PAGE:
Dow loses 500 points over 2 days
The calm on Wall Street has finally been punctured by a rare bout of selling.
The Dow dropped about 300 points on Tuesday, leaving the index down about 500 points so far this week.
Although stocks are less than 2% from all-time highs, back-to-back declines have been uncommon of late.
The S&P 500 could end its record streak without consecutive declines of 0.5%, according to Bespoke Investment Group.
One major concern for Wall Street: the bond market has been selling off lately. That’s raising fears that the era of extremely low bond rates could soon be over.
Health care stocks dragged the stock market lower on Tuesday after Jeff Bezos, Warren Buffett and Jamie Dimon unveiled a plan to get into the health insurance business. UnitedHealth fell 3%, CVS was off 5%, and Walgreens shed 4%.
The market selloff so far looks like relatively minor turbulence in a relentless climb. Market pullbacks are normal and even healthy. They prevent stocks from overheating and give investors stuck on the sideline an opportunity to get in.
“We are long, long overdue for a serious correction,” said David Kotok, co-founder of Cumberland Advisors. “Will this be the one that takes the market down 5% or 10% and scares the hell out of everyone?
Kotok suggested such a selloff could be good for the market in the long run because it would “create a new psychological base” from which to build on.
The Dow closed down 177 points Monday, its worst day since September. If the Dow closes down by more than 100 points Tuesday, it will be the first time since April 19 and only the third time since the November 2016 election that the Dow has fallen triple digits two sessions in a row.
The Dow is up 8,000 points since President Trump’s election. A growing global economy, strong corporate earnings and a surge of consumer confidence have sent stocks soaring. CEOs and investors are feeling very optimistic thanks to Congress’ tax cuts and President Trump’s deregulation agenda.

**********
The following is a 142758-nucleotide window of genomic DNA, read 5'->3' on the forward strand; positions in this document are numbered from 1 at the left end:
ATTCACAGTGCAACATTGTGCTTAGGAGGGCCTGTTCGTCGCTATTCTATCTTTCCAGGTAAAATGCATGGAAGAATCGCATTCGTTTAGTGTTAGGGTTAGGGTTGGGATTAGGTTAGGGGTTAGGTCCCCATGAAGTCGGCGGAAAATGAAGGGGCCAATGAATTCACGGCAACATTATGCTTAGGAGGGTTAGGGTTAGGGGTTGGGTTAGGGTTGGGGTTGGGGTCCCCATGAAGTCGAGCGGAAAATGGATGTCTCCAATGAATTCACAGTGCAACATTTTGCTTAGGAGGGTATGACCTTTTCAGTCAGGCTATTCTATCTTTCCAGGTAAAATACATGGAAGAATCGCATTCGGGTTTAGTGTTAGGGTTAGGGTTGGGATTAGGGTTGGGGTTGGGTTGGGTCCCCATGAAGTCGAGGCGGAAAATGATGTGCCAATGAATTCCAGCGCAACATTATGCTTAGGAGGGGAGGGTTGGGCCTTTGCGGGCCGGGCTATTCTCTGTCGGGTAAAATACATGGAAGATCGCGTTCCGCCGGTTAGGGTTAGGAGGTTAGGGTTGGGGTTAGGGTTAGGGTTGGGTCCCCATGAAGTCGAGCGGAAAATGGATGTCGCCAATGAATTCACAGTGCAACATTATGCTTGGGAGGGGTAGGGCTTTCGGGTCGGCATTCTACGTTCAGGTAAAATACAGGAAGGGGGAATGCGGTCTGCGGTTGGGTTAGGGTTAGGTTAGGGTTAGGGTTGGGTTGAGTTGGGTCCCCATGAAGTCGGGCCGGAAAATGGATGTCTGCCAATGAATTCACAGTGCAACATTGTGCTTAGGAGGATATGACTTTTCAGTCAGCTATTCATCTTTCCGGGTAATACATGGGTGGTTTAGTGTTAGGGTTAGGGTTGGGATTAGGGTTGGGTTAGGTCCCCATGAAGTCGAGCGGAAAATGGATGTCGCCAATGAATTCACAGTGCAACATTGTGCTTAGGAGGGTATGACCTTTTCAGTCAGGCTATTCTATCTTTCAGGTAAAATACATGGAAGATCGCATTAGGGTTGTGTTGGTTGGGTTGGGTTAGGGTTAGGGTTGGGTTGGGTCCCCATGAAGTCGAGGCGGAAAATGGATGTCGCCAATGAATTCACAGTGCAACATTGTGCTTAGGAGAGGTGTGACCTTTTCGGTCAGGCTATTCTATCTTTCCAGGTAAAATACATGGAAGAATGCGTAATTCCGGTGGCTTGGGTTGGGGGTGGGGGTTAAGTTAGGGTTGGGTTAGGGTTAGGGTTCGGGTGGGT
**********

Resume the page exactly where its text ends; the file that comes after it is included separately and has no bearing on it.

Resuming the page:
Despite this week’s slide, the Dow is still up nearly 6% in January. That would be its best month since March 2016.
“It’s been an amazing start to the year,” said Kate Moore, BlackRock’s chief equity strategist. “A pause for a breath feels prudent.”
There are still signs that the market could be entering a long-overdue pullback, which some analysts believe would be a healthy cool down.
The VIX, Wall Street’s fear gauge, has soared nearly 30% this week to the highest level since August.
The bond market is unnerving stock investors. The 10-year Treasury yield climbed above 2.7% on Monday to the highest level in nearly four years. Yields move in the opposite direction of price. While bond rates remain historically low, a rapid rise above 3% could spook Wall Street.
Crossing the 3% level “may, or may not, send global risk sentiment into a funk,” according to Societe Generale fixed income strategist Kit Juckes. He noted that’s what happened in 2013 when stocks and bonds tanked during the infamous “taper tantrum.”
“My gut sense is that the world won’t end just because we reach some magic level in the bond market,” Juckes wrote in a report on Tuesday.
Yet Wall Street is watching very closely because historically low rates have forced investors for years to seek out returns in risky stocks. Higher rates could lead investors to conclude that stocks aren’t worth gambling on, especially at these levels.
The other worry is that inflation and stronger growth could force the Federal Reserve to speed up its interest rate hikes, lifting bond yields even higher. The Fed begins a two-day policy meeting in Washington Tuesday.
“We have become an asset price dependent economy and one addicted to artificially low rates,” Bleakley Advisory Group’s Peter Boockvar wrote in a note Tuesday.